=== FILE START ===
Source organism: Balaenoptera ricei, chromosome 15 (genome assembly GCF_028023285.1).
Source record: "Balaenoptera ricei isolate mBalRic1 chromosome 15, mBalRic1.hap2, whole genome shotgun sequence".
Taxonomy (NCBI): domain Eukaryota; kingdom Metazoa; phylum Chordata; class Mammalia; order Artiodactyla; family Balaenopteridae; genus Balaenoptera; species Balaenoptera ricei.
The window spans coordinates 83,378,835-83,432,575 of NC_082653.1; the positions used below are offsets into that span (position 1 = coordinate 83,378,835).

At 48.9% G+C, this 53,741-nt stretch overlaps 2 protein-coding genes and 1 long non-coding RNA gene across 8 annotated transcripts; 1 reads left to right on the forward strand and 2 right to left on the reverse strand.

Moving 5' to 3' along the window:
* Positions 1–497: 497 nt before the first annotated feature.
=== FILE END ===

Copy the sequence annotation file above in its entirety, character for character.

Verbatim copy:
Source organism: Balaenoptera ricei, chromosome 15 (genome assembly GCF_028023285.1).
Source record: "Balaenoptera ricei isolate mBalRic1 chromosome 15, mBalRic1.hap2, whole genome shotgun sequence".
Taxonomy (NCBI): domain Eukaryota; kingdom Metazoa; phylum Chordata; class Mammalia; order Artiodactyla; family Balaenopteridae; genus Balaenoptera; species Balaenoptera ricei.
The window spans coordinates 83,378,835-83,432,575 of NC_082653.1; the positions used below are offsets into that span (position 1 = coordinate 83,378,835).

At 48.9% G+C, this 53,741-nt stretch overlaps 2 protein-coding genes and 1 long non-coding RNA gene across 8 annotated transcripts; 1 reads left to right on the forward strand and 2 right to left on the reverse strand.

Moving 5' to 3' along the window:
* Positions 1–497: 497 nt before the first annotated feature.